Bamboo Seeds

If you are lucky enough to see any bamboo seeds, you'll find they are not completely uniform in size but for comparison, they are usually smaller than cereal type seeds or grains.

Bamboo Seeds
Bamboo Seeds

You are unlikely to see your bamboo produce seed because the plant has to flower first and this is known to be unpredictable and sporadic across species, sometimes only known to occur once through thirty to a hundred years. Although there are species that do flower regularly, in general they do not.

Some species flower gregariously. Gregarious flowering means that all bamboo from one clone will flower at the same time. This is usually followed by the plants slowly dying once they have seeded. So you can see that with the lengthy flowering and seed production cycle, and potential death of the plants, it is not easy for anyone to do research into individual bamboo species seed production unless carried out through generations!

Bamboo Seed Collection

When they are ripe, seed will usually drop from the bamboo.

You really want to make sure you don't lose the precious seeds and collect them before they disappear.

Bamboo seed are also prone to being eaten by birds and other wildlife if you don't collect them first.

My Seeds

Surprisingly, I have one bamboo that has produced some seed. Unfortunately I haven't managed to identify the exact species yet and it has now died back quite a bit making identification even more difficult. My plant is a small division of an open ground bamboo that was dug with a small amount of rhizome and transplanted into my garden several years ago. There was nobody to identify the species at the time and I haven't found a description to match it anywhere so far.

It was in good health up until it flowered. Nevertheless, I have managed to collect some seeds. I only managed to find a maximum of 3 seeds in each head from my plant, most contained just one seed, and some were completely empty, but I also found a few on the ground.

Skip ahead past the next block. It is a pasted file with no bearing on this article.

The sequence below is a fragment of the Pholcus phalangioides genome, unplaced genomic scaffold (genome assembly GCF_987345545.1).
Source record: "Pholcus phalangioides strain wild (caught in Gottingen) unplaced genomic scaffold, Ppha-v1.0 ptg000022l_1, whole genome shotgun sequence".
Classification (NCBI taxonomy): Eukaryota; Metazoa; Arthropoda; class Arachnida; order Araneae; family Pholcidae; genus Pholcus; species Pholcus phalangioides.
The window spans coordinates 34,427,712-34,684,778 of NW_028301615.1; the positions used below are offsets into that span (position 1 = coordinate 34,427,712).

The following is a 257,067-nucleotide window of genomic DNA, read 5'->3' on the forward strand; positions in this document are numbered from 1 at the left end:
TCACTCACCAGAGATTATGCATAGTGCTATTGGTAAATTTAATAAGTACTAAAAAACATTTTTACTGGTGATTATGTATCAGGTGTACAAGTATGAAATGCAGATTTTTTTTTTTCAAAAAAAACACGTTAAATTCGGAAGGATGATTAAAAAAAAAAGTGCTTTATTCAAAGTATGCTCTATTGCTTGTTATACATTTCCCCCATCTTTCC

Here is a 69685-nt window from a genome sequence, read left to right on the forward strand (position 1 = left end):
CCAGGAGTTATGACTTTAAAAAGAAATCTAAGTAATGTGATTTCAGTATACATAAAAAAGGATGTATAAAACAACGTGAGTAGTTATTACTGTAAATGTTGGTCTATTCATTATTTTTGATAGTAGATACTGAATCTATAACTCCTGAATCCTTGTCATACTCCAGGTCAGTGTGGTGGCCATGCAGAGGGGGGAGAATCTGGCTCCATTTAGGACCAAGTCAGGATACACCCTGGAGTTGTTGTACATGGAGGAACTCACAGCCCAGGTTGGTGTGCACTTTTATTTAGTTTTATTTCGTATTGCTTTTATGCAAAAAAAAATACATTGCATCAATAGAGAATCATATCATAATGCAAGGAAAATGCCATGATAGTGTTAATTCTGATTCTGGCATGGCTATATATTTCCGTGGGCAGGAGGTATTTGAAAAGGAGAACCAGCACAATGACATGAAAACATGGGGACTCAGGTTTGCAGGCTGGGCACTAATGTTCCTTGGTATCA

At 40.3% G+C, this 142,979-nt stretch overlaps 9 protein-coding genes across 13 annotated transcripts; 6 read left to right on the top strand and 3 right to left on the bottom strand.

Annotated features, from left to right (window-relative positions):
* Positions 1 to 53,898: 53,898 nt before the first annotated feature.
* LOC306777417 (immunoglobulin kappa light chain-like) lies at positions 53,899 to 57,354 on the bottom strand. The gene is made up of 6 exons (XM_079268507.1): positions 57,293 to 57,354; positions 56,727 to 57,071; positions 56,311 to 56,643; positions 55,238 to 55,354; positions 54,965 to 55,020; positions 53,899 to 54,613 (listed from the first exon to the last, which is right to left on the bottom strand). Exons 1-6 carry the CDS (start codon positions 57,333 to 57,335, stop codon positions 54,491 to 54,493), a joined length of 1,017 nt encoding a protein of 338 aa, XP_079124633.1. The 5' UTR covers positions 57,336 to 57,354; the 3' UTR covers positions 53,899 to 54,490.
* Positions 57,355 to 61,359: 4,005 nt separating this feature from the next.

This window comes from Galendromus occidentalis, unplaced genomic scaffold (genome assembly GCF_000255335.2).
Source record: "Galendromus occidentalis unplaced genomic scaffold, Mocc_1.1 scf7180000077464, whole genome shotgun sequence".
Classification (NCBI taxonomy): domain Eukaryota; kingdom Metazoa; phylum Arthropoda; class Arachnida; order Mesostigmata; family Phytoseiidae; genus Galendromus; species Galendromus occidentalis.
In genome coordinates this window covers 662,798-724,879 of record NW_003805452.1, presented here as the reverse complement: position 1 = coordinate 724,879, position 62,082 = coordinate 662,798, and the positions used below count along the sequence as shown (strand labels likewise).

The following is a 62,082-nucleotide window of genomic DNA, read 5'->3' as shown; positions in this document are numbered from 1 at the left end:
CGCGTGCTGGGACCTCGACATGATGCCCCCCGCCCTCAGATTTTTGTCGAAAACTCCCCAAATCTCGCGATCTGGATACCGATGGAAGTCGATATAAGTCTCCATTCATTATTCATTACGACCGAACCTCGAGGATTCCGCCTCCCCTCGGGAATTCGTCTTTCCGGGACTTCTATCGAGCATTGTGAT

The (Raceme) or bamboo seed head on the right shows the bulge of a seed to be harvested
Bamboo Seed Heads (Raceme)

Dying Culms and Harvesting Seed Heads

As mentioned above, whole species have been known to produce flowers and seeds gregariously. What exactly induces mass flowering is unknown and unfortunately it is not easy to research due to the length of time between flowerings.

Empty Old Bamboo Seed Head
Empty Old Bamboo Seed Head (Raceme)

The culms can die following seed production, and sometimes the whole plant. It has been suggested that culms appearing to be dying can be cut prior to the seeds ripening, and the cut culms stored for a period of time in order to let the seeds ripen and be collected. If you put cut culms with seed heads in storage for a short while until they are fully ripe, wrap them in some light coloured cloth to catch any seeds that fall.

However, be aware that cutting culms down is not only a way of harvesting bamboo but also one method of weakening or killing the plant and therefore, in my opinion, it is an action that should be approached with caution.

The image here shows a seed head after the birds, or other wildlife, have eaten them. It's completely empty and dry.

In the case of my plant that has produced seeds; the culms tended to die off at the top but most of them were still alive at the bottom. Instead of cutting the culms down that didn't appear to be completely dead, I just took the branches that included the seed head, and put those in a cool dry place to ripen and prevent wildlife from taking them.

Seed out of its husk casing.
A Bamboo Seed and Empty Seed Husk

Another idea would be to wrap the culm with seed heads in a bit of muslin to let them ripen on the plant while the muslin catches the seeds and prevents wildlife from getting at them. Obviously this couldn't be done on a commercial level but if you only have one, or a few plants to do it is perfectly feasible.

Once the natural seeding process had finished I could see which culms did not completely die. I then trimmed off the dead parts from the top of the culms and it is now producing new leaves and branches from the bottom part that is still alive. In that case, I am glad I did not cut the culms down to harvest the seeds.

Although the plant is quite weak at the moment it does look like it will recover, even though full recovery to its former health may take a few years so only time will tell.

Single Bamboo Seed

My Terminology Note

I am using my own terminology in various places in this content and using words such as 'husks' and 'seed heads', whether these are correct or not I don't know but if/when I find the correct terminology I'll update the text and descriptions.

Bamboo Glossary and Terminology